Chapter 3: Along the Tracks



Italian or Corded Quilting

Sample 1: Creative use of Free Embroidery with Italian Quilting

As suggested, I looked at both Antoni Gaudi (Curves) and Frank Lloyd Wright, (Rectangles) and couldn’t really relate them to sample 1, so went back to the Picture Gallery: Twisted grids, p.36.  With Art Nouveau in mind, I found something similar in Dover Art Nouveau designs in color: Mucha, Verneuil & Auriol p.18 shapes by Mucha.  I made a fabric by chopping up thread ends and bonding them with Supamend onto white poly-cotton.  This was covered with chiffon, and the design raised using wool.


Chopped threads

Mucha design


Mucha design worked onto prepared fabric

Finished sample

This worked well, the difference between the padded area shows up easily.

Sample 2:  Italian quilting combined with stitch techniques

The design was based on a photo of Merchants’ houses in Ghent (p.17), besides the verticals and horizontals, there is a poster on the side of the building with a paisley-like shape on it.  The straight lines were executed using twin needles: two sizes 2.5 and 6mm on transfer dyed poly-cotton.   On top of this were worked three different sized paisley shapes with free machine outlines for the corded quilting, and machine patterns added.  Stitching against the twin needle direction was not easy.


Design sketch

Twin needle stitching

Pattern stitching

Finished sample

I think it is an interesting idea, but difficult to carry out satisfactorily.


Sample 3:  Italian quilting focusing on line and colour

This design was based on part of the plan of Hampton Court Maze (p.10).  Dyed poly-cotton, with chiffon on top and calico underneath.  The calico made it hard to get the coloured soft cotton threads into the right places: it would have been better to add the calico after doing the quilting.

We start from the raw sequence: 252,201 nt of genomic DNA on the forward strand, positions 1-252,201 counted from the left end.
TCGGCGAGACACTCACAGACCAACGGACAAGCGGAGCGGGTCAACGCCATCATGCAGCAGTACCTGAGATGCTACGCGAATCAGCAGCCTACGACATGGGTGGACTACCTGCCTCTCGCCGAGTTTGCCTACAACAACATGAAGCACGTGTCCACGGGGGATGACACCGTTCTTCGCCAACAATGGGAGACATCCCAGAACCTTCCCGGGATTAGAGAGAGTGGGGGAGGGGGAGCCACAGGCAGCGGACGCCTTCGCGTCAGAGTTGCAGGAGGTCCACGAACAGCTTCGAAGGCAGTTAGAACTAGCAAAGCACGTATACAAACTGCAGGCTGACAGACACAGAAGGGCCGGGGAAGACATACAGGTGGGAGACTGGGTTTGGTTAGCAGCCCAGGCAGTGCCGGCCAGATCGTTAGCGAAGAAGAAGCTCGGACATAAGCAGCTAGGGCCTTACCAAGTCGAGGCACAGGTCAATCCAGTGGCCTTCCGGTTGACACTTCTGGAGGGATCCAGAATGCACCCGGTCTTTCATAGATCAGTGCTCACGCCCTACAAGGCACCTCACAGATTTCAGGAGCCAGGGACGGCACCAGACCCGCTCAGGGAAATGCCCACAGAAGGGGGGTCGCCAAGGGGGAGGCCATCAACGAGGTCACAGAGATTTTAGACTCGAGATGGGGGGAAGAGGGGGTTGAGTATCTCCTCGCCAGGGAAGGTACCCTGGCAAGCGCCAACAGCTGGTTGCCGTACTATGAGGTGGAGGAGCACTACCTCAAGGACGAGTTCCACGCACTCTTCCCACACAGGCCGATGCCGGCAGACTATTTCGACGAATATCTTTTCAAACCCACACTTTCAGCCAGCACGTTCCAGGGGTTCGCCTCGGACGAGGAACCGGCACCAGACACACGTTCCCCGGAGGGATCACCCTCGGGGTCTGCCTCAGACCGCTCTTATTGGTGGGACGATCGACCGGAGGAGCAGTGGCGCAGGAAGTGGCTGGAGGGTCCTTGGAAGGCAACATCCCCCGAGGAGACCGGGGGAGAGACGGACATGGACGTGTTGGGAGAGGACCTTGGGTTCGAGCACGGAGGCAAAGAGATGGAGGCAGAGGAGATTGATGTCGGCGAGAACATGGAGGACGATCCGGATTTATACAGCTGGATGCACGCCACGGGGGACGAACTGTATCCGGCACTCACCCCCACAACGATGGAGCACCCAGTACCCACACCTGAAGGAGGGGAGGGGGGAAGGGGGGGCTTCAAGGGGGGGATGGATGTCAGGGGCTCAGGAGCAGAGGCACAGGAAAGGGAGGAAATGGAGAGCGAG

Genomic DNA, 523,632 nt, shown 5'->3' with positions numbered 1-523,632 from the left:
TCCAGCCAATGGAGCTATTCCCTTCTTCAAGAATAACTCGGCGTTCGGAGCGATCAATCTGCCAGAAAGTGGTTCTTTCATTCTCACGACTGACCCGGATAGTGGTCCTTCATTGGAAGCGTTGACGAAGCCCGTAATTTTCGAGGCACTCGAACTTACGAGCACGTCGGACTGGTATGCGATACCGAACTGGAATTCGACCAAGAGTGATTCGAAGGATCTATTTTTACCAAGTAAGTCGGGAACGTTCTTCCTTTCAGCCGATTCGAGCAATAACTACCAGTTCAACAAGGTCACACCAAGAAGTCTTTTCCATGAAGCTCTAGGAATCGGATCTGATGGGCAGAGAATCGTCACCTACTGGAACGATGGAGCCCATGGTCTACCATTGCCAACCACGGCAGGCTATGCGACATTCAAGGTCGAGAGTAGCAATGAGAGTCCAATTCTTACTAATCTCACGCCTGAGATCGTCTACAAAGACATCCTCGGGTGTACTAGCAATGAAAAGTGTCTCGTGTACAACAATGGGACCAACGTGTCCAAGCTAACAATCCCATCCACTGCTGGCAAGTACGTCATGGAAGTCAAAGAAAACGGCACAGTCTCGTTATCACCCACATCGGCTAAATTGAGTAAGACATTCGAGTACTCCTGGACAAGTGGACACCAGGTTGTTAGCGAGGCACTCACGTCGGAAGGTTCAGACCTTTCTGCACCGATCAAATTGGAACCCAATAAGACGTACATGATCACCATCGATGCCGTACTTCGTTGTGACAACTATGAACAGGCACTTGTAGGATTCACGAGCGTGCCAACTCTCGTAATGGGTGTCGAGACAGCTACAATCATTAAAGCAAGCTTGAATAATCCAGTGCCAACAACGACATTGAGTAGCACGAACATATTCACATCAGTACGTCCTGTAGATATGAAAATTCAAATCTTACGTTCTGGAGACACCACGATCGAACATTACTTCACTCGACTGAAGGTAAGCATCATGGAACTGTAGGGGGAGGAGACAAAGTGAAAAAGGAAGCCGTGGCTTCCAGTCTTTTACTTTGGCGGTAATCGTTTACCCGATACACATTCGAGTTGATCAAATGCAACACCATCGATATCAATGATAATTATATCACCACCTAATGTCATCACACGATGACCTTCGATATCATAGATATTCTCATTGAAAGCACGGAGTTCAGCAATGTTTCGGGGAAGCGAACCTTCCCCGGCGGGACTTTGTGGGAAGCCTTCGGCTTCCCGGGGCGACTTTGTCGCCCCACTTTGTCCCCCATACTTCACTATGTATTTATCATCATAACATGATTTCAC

Half the maze plan showing coloured lines

Design worked on fabrics.

Finished sample



Trapunto or Padded Quilting

Sample 1: using pattern

I began by looking at the Chrysler Building (p.33), but didn’t think it would work, but that the ‘cogs’ on the ratchet of the Lock paddle (p.32) would.  This was worked on a printed poly-cotton fabric, using a metallic thread.


Free machine Granite stitch

Back view

Finished sample

The metallic thread worked well, but I think a less complicated patterned fabric would have been better.


Sample 2: Where the depth of padding varies

The design is based on the ‘Snail staircase’ (p.4)

Manipulation of the image

Shaded according to depth of padding.

Very little padding, free machining on procion-dyed calico

Back view


Finished sample

I was happy with this sample, it produced exactly the result I wanted.


Sample 3: Tonal value demonstrated through the padded areas

Tarr Steps (p.16)



Shaded tracing


Shapes within shading



Chosen area

Eventual design



Finished sample using multi-coloured, light and dark jade wool fibres under chiffon.

Close-up showing curly Wensleydale fleece at the bottom

This was not as satisfactory as I had hoped: the chiffon was too opaque to show off the colours and textures of the wool topps properly.  Unfortunately, it was the only white one I had.